Britons face losing vital DWP benefits by withdrawing money from pension pots

Expert explains consequences of ‘cashing out’ pension pot

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Research from tax consultants LCP and EngageSmarter have found that a growing number of Brits aged over 55 years old are accessing their pensions through newfound ‘Pension Freedoms’. However, as outlined in their “How getting pension freedoms wrong could cost you your benefit” report, doing this could affect their ability to get other benefits from the DWP. In response to this, LCP has issued a warning to people who are accessing their pension pots too regularly ahead of the imminent cut to Universal Credit and end to furlough.

Notably, people under the state pension age are affected in two major ways when withdrawing money from their retirement funds.

Firstly, if pensioners end up with more savings, this results in a noticeable capital increase which is recognised during a DWP assessment.

Anyone with savings above £16,000 is automatically disqualified from receiving certain benefits, such as Universal Credit.

People with savings of £6,000 could face having any support from the local council with tax bills being automatically cancelled.

Furthermore, if Britons decide to use their pension to purchase a regular income via an annuity, every pound of annuity income will be deducted from their benefit income.

According to LCP’s report, 1.5million over 55s in the UK are currently receiving a form of means-tested benefit scheme, including Universal Credit and Employment Support Allowance.

Removing money from pension pots before they turn the state pension of 66 could result in pensioners seeing their benefit payments significantly reduced.

Low income Britons could see their finances severely hurt by inadvertently accessing their pension pots.

In response to these growing concerns, EngageSmarter have created a free website tool which allows savers on benefits to see how their payments are affected when accessing their pension pots.

Peter Robertson, a consultant at EngageSmarter, outlined the importance of Britons knowing how their pension pots affect their access to benefits through the DWP.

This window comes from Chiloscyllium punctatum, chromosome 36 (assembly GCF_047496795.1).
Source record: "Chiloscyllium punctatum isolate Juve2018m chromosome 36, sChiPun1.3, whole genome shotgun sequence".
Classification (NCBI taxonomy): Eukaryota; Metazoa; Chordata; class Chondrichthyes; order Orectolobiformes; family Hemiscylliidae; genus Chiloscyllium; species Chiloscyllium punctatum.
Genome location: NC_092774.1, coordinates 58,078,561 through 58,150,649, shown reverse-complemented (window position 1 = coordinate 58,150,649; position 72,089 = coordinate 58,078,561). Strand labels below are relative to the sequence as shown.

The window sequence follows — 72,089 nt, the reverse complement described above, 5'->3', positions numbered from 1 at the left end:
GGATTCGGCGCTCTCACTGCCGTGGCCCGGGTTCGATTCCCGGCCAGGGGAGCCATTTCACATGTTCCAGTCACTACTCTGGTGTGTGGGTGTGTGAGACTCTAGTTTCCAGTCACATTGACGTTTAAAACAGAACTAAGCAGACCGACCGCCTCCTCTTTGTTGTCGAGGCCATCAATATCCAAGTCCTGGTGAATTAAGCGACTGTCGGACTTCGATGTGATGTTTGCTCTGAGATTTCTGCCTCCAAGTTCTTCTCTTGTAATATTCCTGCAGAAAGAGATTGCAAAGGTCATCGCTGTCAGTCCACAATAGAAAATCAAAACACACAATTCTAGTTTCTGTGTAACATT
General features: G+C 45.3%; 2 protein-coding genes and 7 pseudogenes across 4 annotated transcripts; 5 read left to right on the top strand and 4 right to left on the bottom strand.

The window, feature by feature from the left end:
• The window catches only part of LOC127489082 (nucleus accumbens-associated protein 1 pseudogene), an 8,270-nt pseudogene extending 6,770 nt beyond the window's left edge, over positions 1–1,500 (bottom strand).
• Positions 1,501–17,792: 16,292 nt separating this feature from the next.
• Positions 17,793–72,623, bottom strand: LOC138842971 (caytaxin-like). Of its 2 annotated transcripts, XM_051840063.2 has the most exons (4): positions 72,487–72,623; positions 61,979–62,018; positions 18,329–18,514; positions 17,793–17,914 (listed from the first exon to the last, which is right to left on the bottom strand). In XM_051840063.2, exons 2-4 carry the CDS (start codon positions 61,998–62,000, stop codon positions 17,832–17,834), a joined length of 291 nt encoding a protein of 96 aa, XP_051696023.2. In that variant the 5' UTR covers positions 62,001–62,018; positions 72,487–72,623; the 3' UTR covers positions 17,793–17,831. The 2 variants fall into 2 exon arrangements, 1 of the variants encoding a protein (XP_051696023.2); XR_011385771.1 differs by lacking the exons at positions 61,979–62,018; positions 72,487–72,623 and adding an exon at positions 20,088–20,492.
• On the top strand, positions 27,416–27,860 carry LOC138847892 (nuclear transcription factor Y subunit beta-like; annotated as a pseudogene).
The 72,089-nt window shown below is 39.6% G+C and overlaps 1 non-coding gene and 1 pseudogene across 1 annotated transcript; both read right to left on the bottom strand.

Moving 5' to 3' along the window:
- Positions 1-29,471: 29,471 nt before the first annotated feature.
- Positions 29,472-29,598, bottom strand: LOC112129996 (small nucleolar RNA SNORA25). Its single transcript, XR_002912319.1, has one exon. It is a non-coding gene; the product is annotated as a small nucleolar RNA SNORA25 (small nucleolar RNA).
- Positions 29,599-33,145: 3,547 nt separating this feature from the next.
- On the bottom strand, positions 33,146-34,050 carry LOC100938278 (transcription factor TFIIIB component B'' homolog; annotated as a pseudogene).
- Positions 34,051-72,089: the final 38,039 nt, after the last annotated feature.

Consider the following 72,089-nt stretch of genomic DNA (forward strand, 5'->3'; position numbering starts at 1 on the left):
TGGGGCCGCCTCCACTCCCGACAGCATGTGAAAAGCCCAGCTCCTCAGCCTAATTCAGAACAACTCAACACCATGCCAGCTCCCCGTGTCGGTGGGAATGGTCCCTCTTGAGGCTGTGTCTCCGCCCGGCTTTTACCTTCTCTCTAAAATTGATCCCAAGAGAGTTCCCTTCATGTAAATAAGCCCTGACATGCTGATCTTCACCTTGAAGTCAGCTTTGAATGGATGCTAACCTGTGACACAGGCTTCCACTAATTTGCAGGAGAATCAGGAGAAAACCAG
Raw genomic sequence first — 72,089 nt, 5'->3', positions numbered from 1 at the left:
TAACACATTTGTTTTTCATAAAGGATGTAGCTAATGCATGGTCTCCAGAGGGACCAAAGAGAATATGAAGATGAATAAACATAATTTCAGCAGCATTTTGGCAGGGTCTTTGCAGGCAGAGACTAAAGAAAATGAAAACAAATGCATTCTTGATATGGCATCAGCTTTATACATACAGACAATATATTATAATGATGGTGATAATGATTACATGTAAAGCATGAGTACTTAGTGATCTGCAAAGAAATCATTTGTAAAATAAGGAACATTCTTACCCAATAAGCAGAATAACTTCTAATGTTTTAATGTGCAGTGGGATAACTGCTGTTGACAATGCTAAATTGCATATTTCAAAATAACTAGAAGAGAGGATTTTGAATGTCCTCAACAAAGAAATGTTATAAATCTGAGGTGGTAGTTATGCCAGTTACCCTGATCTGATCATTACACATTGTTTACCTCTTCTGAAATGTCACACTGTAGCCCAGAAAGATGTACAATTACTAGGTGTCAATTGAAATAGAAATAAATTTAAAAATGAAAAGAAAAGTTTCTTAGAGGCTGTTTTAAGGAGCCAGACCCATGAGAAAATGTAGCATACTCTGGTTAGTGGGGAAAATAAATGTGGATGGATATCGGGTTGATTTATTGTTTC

Mr Robertson said: “Our research has found that existing advice and guidance on how Defined Contribution pensions and state benefits fit together is not fit for purpose.

“There is a real risk that this leaves a gaping hole through which the most financially vulnerable may fall.

“We hope that our calculator will begin to rectify the situation, though ultimately this is a problem which the industry as whole needs to resolve in a systematic way.”

Steve Webb, a partner at LCP and co-author of the report, explained the complexities of how the UK’s benefit system interacts with pensions.

“Giving people a choice about how and when to take their pension is a good thing,” Mr Webb explained.

“But there is no doubt that people need more help and advice about how to make the choice that is right for them.

“The benefits system, particularly for those of working age, was never designed with this situation in mind.

“With millions of people starting to build up modest pension pots through automatic enrolment, this issue is only going to get bigger.

“It is unreasonable to expect individual savers to understand all of this complexity, so the industry and regulators need to work together to help people make the right choices.”

Anyone concerned about how accessing their pension pot affects their access to benefits are encouraged to use EngageSmarter’s web tool to see how their savings are affected.

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